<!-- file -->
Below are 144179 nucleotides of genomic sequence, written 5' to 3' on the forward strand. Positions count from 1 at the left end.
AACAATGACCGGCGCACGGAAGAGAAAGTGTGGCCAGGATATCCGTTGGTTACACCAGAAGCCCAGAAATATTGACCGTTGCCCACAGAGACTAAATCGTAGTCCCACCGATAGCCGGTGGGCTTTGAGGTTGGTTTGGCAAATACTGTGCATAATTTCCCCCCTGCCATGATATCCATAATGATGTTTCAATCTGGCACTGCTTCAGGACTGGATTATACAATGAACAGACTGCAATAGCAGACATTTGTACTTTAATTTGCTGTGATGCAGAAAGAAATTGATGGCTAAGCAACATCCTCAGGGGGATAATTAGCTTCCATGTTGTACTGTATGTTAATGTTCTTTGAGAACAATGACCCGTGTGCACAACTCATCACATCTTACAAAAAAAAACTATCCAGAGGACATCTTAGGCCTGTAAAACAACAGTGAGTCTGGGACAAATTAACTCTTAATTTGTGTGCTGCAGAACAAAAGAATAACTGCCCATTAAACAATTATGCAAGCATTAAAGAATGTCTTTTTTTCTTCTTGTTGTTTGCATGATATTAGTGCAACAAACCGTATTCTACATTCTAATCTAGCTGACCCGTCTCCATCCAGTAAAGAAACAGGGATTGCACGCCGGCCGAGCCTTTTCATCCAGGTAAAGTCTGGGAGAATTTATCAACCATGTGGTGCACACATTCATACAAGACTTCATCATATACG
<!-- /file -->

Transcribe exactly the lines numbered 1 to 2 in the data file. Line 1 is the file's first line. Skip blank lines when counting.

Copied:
Below are 144179 nucleotides of genomic sequence, written 5' to 3' on the forward strand. Positions count from 1 at the left end.
AACAATGACCGGCGCACGGAAGAGAAAGTGTGGCCAGGATATCCGTTGGTTACACCAGAAGCCCAGAAATATTGACCGTTGCCCACAGAGACTAAATCGTAGTCCCACCGATAGCCGGTGGGCTTTGAGGTTGGTTTGGCAAATACTGTGCATAATTTCCCCCCTGCCATGATATCCATAATGATGTTTCAATCTGGCACTGCTTCAGGACTGGATTATACAATGAACAGACTGCAATAGCAGACATTTGTACTTTAATTTGCTGTGATGCAGAAAGAAATTGATGGCTAAGCAACATCCTCAGGGGGATAATTAGCTTCCATGTTGTACTGTATGTTAATGTTCTTTGAGAACAATGACCCGTGTGCACAACTCATCACATCTTACAAAAAAAAACTATCCAGAGGACATCTTAGGCCTGTAAAACAACAGTGAGTCTGGGACAAATTAACTCTTAATTTGTGTGCTGCAGAACAAAAGAATAACTGCCCATTAAACAATTATGCAAGCATTAAAGAATGTCTTTTTTTCTTCTTGTTGTTTGCATGATATTAGTGCAACAAACCGTATTCTACATTCTAATCTAGCTGACCCGTCTCCATCCAGTAAAGAAACAGGGATTGCACGCCGGCCGAGCCTTTTCATCCAGGTAAAGTCTGGGAGAATTTATCAACCATGTGGTGCACACATTCATACAAGACTTCATCATATACG